FilmmakingHow to be creative without being productive
March 24, 2020
As we watch the system of capitalism collapse under the weight of COVID-19, it’s worth reflecting on why so many artists, even those recently laid off or finding their hours cut, feel the pressure to continue to produce. You are not your labor. You are important and valid, and if making progress on a project or your career just isn’t comforting to you right now, to hell with it! We’ve already written for folks who need to stay busy to stay sane, but those aren’t the only type of people in the world. Below are some ideas and resources for staying creative without the burden of creating consumable content hanging over your head:
Be the sounding board
If you aren’t the friend who needs to stay busy in a crisis, we bet you have that friend (maybe more than one). Offer to do a virtual writer’s room or brainstorm session for their latest project, so they can get it out of their own head. Don’t feel the need to pitch back to them, even if they offer you the space — this isn’t about you, it’s about them.
Knit or crochet a scarf you don’t need while listening to your favorite podcast or watching your favorite show. Paint a picture even if painting isn’t your strength. Go through Jenna Marbles’ videos of her attempting different viral crafting trends and, if you find yourself with similar materials, try them yourself. Just create for the sake of creating, without an end goal. It’s all about the journey, friends, so make it a fun one. Plus, crafting has proven brain benefits!
Redecorate your space
Don’t let your space get stale. Change out the pictures/items in your frames, move the couch to the part of your living room with better light, finally hang up those twinkle lights you got. Wish it was still Christmas? Put the tree up and decorate it with more spring-centric colors and items! Do some research about Feng Shui, consider logging back into Pinterest for the first time in a decade to try out a DIY project, or simply find a place in your home for your new useless crafts (see above).
Learn a useless new skill
Teach yourself super-specific phrases in dead languages (fun fact: “Ubi est latrina?” is Latin for “Where’s the bathroom?”), figure out how to build the perfect card stack, learn the entire dance from Party Rock Anthem or get really great at taking glamour shots of your succulents with your phone. The trick is to learn something that has no practical benefit to your day-to-day life outside of simply bringing you joy. The pride of a job well done, but for a job that you don't have to worry about negotiating the best pay or worry about being asked to do at scale.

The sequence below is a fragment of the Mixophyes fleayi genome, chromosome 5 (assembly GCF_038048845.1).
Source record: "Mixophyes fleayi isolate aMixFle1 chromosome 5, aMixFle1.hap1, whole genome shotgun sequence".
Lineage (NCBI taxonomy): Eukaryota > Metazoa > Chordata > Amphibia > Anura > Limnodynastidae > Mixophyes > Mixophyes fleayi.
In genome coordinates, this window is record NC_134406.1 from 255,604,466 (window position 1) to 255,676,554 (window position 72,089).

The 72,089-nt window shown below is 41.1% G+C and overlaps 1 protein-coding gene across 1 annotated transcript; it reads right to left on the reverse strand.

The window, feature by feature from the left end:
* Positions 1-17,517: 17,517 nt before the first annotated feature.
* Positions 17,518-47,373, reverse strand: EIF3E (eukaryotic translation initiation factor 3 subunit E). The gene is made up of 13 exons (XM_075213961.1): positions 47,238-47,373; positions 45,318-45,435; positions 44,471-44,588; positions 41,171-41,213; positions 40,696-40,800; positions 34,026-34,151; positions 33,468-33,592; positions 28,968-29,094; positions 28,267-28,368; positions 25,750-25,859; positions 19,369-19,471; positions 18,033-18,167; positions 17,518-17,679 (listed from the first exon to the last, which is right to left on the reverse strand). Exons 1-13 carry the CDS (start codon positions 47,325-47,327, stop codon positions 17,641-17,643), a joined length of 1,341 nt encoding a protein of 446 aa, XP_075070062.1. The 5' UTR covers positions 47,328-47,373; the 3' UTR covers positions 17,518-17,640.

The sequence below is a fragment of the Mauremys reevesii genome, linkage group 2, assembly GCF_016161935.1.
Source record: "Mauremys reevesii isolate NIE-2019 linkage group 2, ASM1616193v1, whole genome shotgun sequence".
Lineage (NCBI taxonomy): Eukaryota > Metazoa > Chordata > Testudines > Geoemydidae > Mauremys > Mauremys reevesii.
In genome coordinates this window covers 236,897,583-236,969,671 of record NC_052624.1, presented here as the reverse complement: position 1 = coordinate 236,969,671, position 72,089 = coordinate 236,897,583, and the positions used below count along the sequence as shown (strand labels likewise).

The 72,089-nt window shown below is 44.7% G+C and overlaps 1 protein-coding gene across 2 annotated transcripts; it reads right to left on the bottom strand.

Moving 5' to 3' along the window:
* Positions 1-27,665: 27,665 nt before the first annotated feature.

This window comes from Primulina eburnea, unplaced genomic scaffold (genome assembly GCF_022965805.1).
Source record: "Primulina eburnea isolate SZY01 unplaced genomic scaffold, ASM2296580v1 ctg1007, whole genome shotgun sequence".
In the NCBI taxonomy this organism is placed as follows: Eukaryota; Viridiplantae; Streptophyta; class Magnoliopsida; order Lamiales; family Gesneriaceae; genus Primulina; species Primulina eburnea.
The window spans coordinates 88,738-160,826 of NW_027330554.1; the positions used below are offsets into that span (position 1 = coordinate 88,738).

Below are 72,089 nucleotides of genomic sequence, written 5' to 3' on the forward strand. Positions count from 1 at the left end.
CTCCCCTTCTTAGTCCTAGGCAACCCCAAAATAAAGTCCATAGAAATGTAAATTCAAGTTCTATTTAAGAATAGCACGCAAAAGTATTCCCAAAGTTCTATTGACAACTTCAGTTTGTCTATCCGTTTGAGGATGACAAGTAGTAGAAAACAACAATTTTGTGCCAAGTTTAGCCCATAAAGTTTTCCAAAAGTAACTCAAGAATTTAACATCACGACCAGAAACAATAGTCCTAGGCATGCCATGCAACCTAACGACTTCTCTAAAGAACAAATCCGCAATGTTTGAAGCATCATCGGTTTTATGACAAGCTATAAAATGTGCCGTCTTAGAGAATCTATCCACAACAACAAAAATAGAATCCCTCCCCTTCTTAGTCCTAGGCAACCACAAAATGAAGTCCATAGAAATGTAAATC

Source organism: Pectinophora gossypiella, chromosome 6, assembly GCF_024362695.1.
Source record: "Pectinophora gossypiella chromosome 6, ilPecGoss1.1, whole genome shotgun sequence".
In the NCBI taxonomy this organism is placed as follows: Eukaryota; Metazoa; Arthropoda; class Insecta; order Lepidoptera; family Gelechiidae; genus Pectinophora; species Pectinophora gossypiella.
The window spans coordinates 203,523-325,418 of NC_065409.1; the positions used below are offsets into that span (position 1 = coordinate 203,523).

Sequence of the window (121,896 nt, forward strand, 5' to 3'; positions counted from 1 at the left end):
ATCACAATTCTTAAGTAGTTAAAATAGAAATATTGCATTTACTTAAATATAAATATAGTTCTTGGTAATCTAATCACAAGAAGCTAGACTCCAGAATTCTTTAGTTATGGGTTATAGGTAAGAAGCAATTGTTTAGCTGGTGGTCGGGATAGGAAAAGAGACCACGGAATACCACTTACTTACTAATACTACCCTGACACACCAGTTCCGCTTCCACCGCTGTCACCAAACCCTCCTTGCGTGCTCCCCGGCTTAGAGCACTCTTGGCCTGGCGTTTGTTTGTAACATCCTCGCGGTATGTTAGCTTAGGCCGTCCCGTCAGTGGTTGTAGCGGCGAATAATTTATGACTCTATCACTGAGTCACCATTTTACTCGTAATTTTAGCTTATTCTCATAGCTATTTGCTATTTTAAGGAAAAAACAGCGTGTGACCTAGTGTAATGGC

Get in the game with roleplaying tabletop games
Whether you’re a frequent player or have never even looked at a mini of a Gloomstalker Ranger, D&D is a fantastic way to collaboratively and dynamically tell a story without the pressure to monetize it. A site like DnD Beyond will walk you through the process of making your very first character, explaining how it works along the way. Sites like Roll20 make it even easier to play digitally with people from all over the world.
Change your position
Shift your perspective and get creative with a tool that’s yours alone — your body. Turn on some music (or tune out all the life noise) and just move. Explore what your body can do and what it feels like. Get silly. Be weird. Do that thing we call “dance like nobody’s watching”. Shake it up, down or stay low to the ground.
Play in a new medium
Lovingly ditch your go-to medium and get to know a new one. Step away from the laptop and pick up a paintbrush. Put down the camera and get in the kitchen. Try your hand at collage or poetry or zine-making. Dust off that ukulele you’ve had since college but never really learned to play. Have a dance party with your family. Allow yourself to experiment in a new medium, where the goal is playfulness not productivity.
Start and stop and start and stop with stop motion animation
You finally have all the time in the world to spend hours making 10 seconds of video! Stop motion animation doesn’t need fancy clay figures or even good drawing skills. Stick figures work just as well to personify your character and tell your story. Maybe it's a story about a stick figure trying to figure out how to spend their quarantine, maybe this is the story we all need right now…
Crack open some coloring books
The repetitive motion of coloring inside the lines is known to reduce anxiety and have an overall relaxing effect. Find your new favorite color palettes by finding some adult coloring books online, or printing out sheets made for coloring in from your favorite artists. Meg Adler, the artist behind Letters Aligned, who is local to the bay area made a free digital coloring book available online. Print out your favorite page and color it in!